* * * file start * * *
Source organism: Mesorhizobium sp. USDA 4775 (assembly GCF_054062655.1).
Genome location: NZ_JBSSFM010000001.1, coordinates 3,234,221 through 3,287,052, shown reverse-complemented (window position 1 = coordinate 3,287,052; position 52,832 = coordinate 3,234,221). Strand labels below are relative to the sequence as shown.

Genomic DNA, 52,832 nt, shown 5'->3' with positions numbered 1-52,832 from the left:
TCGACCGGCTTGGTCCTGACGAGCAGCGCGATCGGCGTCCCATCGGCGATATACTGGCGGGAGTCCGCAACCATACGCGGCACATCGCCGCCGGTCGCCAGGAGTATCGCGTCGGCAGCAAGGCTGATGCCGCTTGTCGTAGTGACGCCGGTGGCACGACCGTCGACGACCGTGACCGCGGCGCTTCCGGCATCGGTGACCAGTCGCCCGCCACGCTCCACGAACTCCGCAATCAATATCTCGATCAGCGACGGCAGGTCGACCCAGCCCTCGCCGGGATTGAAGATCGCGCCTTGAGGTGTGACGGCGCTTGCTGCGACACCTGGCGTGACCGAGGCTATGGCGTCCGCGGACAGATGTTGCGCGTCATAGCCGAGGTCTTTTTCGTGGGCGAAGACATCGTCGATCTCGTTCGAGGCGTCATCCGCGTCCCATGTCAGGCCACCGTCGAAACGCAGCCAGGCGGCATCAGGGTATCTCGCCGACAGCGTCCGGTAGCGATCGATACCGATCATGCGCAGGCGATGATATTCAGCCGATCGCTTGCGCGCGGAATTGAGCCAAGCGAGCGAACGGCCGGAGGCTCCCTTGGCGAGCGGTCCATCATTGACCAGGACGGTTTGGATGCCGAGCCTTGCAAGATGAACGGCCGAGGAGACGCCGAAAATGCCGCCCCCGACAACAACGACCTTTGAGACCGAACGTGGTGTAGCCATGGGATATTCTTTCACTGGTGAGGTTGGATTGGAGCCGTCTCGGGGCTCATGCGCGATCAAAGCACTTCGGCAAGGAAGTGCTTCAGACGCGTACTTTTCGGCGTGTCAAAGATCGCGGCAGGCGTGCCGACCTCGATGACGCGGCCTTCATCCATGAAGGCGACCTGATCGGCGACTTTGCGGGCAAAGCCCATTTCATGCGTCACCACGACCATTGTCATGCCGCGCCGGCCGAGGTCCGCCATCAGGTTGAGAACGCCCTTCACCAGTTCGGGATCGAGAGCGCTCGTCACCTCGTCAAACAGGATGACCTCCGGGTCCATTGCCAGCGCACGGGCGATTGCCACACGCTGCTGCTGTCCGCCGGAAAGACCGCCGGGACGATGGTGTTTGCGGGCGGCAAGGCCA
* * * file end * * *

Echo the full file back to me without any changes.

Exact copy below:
Source organism: Mesorhizobium sp. USDA 4775 (assembly GCF_054062655.1).
Genome location: NZ_JBSSFM010000001.1, coordinates 3,234,221 through 3,287,052, shown reverse-complemented (window position 1 = coordinate 3,287,052; position 52,832 = coordinate 3,234,221). Strand labels below are relative to the sequence as shown.

Genomic DNA, 52,832 nt, shown 5'->3' with positions numbered 1-52,832 from the left:
TCGACCGGCTTGGTCCTGACGAGCAGCGCGATCGGCGTCCCATCGGCGATATACTGGCGGGAGTCCGCAACCATACGCGGCACATCGCCGCCGGTCGCCAGGAGTATCGCGTCGGCAGCAAGGCTGATGCCGCTTGTCGTAGTGACGCCGGTGGCACGACCGTCGACGACCGTGACCGCGGCGCTTCCGGCATCGGTGACCAGTCGCCCGCCACGCTCCACGAACTCCGCAATCAATATCTCGATCAGCGACGGCAGGTCGACCCAGCCCTCGCCGGGATTGAAGATCGCGCCTTGAGGTGTGACGGCGCTTGCTGCGACACCTGGCGTGACCGAGGCTATGGCGTCCGCGGACAGATGTTGCGCGTCATAGCCGAGGTCTTTTTCGTGGGCGAAGACATCGTCGATCTCGTTCGAGGCGTCATCCGCGTCCCATGTCAGGCCACCGTCGAAACGCAGCCAGGCGGCATCAGGGTATCTCGCCGACAGCGTCCGGTAGCGATCGATACCGATCATGCGCAGGCGATGATATTCAGCCGATCGCTTGCGCGCGGAATTGAGCCAAGCGAGCGAACGGCCGGAGGCTCCCTTGGCGAGCGGTCCATCATTGACCAGGACGGTTTGGATGCCGAGCCTTGCAAGATGAACGGCCGAGGAGACGCCGAAAATGCCGCCCCCGACAACAACGACCTTTGAGACCGAACGTGGTGTAGCCATGGGATATTCTTTCACTGGTGAGGTTGGATTGGAGCCGTCTCGGGGCTCATGCGCGATCAAAGCACTTCGGCAAGGAAGTGCTTCAGACGCGTACTTTTCGGCGTGTCAAAGATCGCGGCAGGCGTGCCGACCTCGATGACGCGGCCTTCATCCATGAAGGCGACCTGATCGGCGACTTTGCGGGCAAAGCCCATTTCATGCGTCACCACGACCATTGTCATGCCGCGCCGGCCGAGGTCCGCCATCAGGTTGAGAACGCCCTTCACCAGTTCGGGATCGAGAGCGCTCGTCACCTCGTCAAACAGGATGACCTCCGGGTCCATTGCCAGCGCACGGGCGATTGCCACACGCTGCTGCTGTCCGCCGGAAAGACCGCCGGGACGATGGTGTTTGCGGGCGGCAAGGCCA